February 24, 5 hours, Limgrave
It’s clear that I have come into this game with a certain impression of what it will be. After spending two and a half hours on a boss only accessible by starting the game with a specific item, I had convinced myself of the myth of what a Soulsborne game was. This was going to be hard, this was going to be a struggle, and that’s what I came here for.
The snakelike tree creature writhed around the underground arena, hardly giving me any chance to comprehend its movements. Even when I could, a slice from my estoc hardly even scratches his health.
After two hours of throwing myself without mercy against the beast, I decided it wasn’t worth the frustration and left to see what else the game had to offer.
Coming out to Limgrave, rolling hills sweep towards a church shrouded by sun soaked trees. A castle, twisted and misshapen, stands on a cliff in the distance. The branches of the Erdtree’s light reach over the top of the frame. A large horseman patrols a pathway between the ruins and foliage. It’s a striking image, but one I expected to see. Just like so many open world games before it, the protagonist sees the world set before them, a world for them to set out and conquer. A Wanderer Above the Sea of Fog.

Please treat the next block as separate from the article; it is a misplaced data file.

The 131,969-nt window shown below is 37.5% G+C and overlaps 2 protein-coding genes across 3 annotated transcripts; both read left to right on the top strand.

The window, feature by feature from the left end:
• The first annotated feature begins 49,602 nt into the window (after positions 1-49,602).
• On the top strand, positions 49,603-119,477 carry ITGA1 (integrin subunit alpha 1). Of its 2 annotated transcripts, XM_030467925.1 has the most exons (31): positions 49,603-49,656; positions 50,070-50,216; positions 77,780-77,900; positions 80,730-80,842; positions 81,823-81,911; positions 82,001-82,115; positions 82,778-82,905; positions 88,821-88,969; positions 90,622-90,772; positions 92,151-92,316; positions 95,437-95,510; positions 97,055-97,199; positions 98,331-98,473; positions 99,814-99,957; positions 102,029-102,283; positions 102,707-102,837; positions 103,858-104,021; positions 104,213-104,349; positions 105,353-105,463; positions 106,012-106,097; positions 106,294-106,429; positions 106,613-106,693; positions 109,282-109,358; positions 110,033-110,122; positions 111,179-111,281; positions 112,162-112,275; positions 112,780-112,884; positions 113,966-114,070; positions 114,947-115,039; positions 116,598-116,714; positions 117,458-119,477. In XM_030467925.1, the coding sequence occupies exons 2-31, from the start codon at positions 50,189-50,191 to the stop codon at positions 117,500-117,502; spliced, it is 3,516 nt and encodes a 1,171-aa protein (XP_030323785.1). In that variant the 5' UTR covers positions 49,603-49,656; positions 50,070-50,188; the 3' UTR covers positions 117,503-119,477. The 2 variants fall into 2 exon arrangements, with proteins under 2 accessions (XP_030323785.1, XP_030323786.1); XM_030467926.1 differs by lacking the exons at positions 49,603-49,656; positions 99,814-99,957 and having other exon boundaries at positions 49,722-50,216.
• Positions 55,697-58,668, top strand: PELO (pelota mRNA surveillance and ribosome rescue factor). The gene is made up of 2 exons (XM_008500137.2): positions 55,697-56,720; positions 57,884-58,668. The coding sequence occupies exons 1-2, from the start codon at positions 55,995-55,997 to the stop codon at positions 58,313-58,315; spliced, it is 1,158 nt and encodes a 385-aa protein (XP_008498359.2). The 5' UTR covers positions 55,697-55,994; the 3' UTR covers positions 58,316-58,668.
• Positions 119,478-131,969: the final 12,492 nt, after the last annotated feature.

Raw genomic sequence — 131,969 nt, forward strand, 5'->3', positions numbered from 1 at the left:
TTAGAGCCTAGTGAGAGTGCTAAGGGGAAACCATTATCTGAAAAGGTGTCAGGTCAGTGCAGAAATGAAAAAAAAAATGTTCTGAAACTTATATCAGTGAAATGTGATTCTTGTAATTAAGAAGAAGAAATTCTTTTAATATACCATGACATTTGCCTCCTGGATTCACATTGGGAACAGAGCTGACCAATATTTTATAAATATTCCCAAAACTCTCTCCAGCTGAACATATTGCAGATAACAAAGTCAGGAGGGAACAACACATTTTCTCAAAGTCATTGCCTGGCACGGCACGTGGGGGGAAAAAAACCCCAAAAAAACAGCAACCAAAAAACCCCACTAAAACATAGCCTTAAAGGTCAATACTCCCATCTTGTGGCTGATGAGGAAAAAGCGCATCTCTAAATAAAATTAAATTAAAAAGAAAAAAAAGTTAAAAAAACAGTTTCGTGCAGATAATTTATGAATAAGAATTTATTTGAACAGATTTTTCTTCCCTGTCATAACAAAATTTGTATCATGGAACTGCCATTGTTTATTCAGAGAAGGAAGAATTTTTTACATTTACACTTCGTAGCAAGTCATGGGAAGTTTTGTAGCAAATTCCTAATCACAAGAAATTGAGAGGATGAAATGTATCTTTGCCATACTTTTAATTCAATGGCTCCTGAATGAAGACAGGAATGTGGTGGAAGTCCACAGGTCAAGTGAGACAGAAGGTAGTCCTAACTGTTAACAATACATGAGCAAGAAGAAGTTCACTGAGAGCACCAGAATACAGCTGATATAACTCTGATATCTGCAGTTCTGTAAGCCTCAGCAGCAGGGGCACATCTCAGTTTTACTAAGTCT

Just as my first boss fight nudged me into my own presumptions of Elden Ring’s engagement with being a Souls game, I am convinced that I am entering a game similar to so many I have played before.
For years now, the open world genre has continued to be a mainstay of corporate videogame development. I don’t mean the general idea of an open world; that is a dream videogames have aimed for since the beginning. I am talking about an open landscape, with architecture and geographical points of interest lying on the horizon. Since the technical revelations of Red Dead Redemption and Skyrim, this landscape-based open world has become the goal of many game companies with development practices and technology working towards standardization. At first it was out of inspiration, but as the years have gone on the open world design has become a goal of investment.